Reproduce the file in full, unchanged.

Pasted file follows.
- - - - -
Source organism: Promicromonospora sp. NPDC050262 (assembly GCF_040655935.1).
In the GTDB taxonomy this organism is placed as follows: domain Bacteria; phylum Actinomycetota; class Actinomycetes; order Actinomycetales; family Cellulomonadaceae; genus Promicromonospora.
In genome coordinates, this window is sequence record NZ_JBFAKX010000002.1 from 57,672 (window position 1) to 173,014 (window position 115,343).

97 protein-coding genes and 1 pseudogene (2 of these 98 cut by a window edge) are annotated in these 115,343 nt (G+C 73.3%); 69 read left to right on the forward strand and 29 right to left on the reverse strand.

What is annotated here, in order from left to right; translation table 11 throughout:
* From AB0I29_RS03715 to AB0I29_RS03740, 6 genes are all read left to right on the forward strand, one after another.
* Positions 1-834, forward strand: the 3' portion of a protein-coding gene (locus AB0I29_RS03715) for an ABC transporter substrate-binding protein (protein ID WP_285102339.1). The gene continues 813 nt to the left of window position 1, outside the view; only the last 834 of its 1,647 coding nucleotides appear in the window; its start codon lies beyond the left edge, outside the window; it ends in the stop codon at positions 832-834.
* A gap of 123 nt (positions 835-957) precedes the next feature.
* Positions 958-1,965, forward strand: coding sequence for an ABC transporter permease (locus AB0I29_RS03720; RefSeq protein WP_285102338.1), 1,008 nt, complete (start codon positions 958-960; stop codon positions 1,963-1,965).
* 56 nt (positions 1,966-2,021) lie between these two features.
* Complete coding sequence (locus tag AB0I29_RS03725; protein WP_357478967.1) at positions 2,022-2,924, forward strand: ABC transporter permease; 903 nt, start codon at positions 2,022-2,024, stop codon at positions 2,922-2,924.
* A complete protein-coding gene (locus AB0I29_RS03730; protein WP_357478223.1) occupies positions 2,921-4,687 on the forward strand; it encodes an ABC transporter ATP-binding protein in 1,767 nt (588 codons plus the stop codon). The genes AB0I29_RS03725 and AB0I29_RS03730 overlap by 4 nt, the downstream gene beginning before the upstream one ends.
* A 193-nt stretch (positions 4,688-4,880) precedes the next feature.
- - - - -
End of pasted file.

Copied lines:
Source organism: Promicromonospora sp. NPDC050262 (assembly GCF_040655935.1).
In the GTDB taxonomy this organism is placed as follows: domain Bacteria; phylum Actinomycetota; class Actinomycetes; order Actinomycetales; family Cellulomonadaceae; genus Promicromonospora.
In genome coordinates, this window is sequence record NZ_JBFAKX010000002.1 from 57,672 (window position 1) to 173,014 (window position 115,343).

97 protein-coding genes and 1 pseudogene (2 of these 98 cut by a window edge) are annotated in these 115,343 nt (G+C 73.3%); 69 read left to right on the forward strand and 29 right to left on the reverse strand.

What is annotated here, in order from left to right; translation table 11 throughout:
* From AB0I29_RS03715 to AB0I29_RS03740, 6 genes are all read left to right on the forward strand, one after another.
* Positions 1-834, forward strand: the 3' portion of a protein-coding gene (locus AB0I29_RS03715) for an ABC transporter substrate-binding protein (protein ID WP_285102339.1). The gene continues 813 nt to the left of window position 1, outside the view; only the last 834 of its 1,647 coding nucleotides appear in the window; its start codon lies beyond the left edge, outside the window; it ends in the stop codon at positions 832-834.
* A gap of 123 nt (positions 835-957) precedes the next feature.
* Positions 958-1,965, forward strand: coding sequence for an ABC transporter permease (locus AB0I29_RS03720; RefSeq protein WP_285102338.1), 1,008 nt, complete (start codon positions 958-960; stop codon positions 1,963-1,965).
* 56 nt (positions 1,966-2,021) lie between these two features.
* Complete coding sequence (locus tag AB0I29_RS03725; protein WP_357478967.1) at positions 2,022-2,924, forward strand: ABC transporter permease; 903 nt, start codon at positions 2,022-2,024, stop codon at positions 2,922-2,924.
* A complete protein-coding gene (locus AB0I29_RS03730; protein WP_357478223.1) occupies positions 2,921-4,687 on the forward strand; it encodes an ABC transporter ATP-binding protein in 1,767 nt (588 codons plus the stop codon). The genes AB0I29_RS03725 and AB0I29_RS03730 overlap by 4 nt, the downstream gene beginning before the upstream one ends.
* A 193-nt stretch (positions 4,688-4,880) precedes the next feature.